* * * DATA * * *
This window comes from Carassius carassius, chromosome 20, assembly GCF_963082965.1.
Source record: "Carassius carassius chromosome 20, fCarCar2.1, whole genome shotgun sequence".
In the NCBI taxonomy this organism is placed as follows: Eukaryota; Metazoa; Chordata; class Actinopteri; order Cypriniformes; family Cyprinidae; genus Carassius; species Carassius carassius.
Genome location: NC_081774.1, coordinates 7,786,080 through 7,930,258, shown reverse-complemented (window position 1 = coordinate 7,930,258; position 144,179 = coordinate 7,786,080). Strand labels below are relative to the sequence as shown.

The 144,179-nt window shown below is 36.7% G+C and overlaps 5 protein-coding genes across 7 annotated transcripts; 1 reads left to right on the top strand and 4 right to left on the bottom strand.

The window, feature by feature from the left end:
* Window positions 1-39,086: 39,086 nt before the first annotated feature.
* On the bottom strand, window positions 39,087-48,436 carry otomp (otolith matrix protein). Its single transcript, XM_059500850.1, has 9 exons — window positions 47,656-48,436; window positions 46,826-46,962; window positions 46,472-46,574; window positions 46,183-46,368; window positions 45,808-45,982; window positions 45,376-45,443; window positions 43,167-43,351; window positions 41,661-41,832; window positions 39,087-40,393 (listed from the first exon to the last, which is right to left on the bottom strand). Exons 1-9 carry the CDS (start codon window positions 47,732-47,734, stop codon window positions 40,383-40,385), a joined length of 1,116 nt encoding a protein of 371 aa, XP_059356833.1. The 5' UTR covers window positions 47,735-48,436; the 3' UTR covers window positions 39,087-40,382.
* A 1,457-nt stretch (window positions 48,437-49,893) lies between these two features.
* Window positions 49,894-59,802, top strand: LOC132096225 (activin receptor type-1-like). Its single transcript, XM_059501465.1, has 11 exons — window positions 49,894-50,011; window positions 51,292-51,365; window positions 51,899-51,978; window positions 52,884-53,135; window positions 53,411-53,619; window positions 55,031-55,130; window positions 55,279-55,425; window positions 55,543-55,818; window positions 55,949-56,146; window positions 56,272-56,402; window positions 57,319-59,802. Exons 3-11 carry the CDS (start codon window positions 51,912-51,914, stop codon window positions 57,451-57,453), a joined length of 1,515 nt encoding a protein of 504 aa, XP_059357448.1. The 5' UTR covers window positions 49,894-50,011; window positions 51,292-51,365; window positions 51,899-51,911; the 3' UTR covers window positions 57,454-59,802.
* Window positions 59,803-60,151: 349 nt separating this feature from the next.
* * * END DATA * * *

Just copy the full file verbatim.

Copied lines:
This window comes from Carassius carassius, chromosome 20, assembly GCF_963082965.1.
Source record: "Carassius carassius chromosome 20, fCarCar2.1, whole genome shotgun sequence".
In the NCBI taxonomy this organism is placed as follows: Eukaryota; Metazoa; Chordata; class Actinopteri; order Cypriniformes; family Cyprinidae; genus Carassius; species Carassius carassius.
Genome location: NC_081774.1, coordinates 7,786,080 through 7,930,258, shown reverse-complemented (window position 1 = coordinate 7,930,258; position 144,179 = coordinate 7,786,080). Strand labels below are relative to the sequence as shown.

The 144,179-nt window shown below is 36.7% G+C and overlaps 5 protein-coding genes across 7 annotated transcripts; 1 reads left to right on the top strand and 4 right to left on the bottom strand.

The window, feature by feature from the left end:
* Window positions 1-39,086: 39,086 nt before the first annotated feature.
* On the bottom strand, window positions 39,087-48,436 carry otomp (otolith matrix protein). Its single transcript, XM_059500850.1, has 9 exons — window positions 47,656-48,436; window positions 46,826-46,962; window positions 46,472-46,574; window positions 46,183-46,368; window positions 45,808-45,982; window positions 45,376-45,443; window positions 43,167-43,351; window positions 41,661-41,832; window positions 39,087-40,393 (listed from the first exon to the last, which is right to left on the bottom strand). Exons 1-9 carry the CDS (start codon window positions 47,732-47,734, stop codon window positions 40,383-40,385), a joined length of 1,116 nt encoding a protein of 371 aa, XP_059356833.1. The 5' UTR covers window positions 47,735-48,436; the 3' UTR covers window positions 39,087-40,382.
* A 1,457-nt stretch (window positions 48,437-49,893) lies between these two features.
* Window positions 49,894-59,802, top strand: LOC132096225 (activin receptor type-1-like). Its single transcript, XM_059501465.1, has 11 exons — window positions 49,894-50,011; window positions 51,292-51,365; window positions 51,899-51,978; window positions 52,884-53,135; window positions 53,411-53,619; window positions 55,031-55,130; window positions 55,279-55,425; window positions 55,543-55,818; window positions 55,949-56,146; window positions 56,272-56,402; window positions 57,319-59,802. Exons 3-11 carry the CDS (start codon window positions 51,912-51,914, stop codon window positions 57,451-57,453), a joined length of 1,515 nt encoding a protein of 504 aa, XP_059357448.1. The 5' UTR covers window positions 49,894-50,011; window positions 51,292-51,365; window positions 51,899-51,911; the 3' UTR covers window positions 57,454-59,802.
* Window positions 59,803-60,151: 349 nt separating this feature from the next.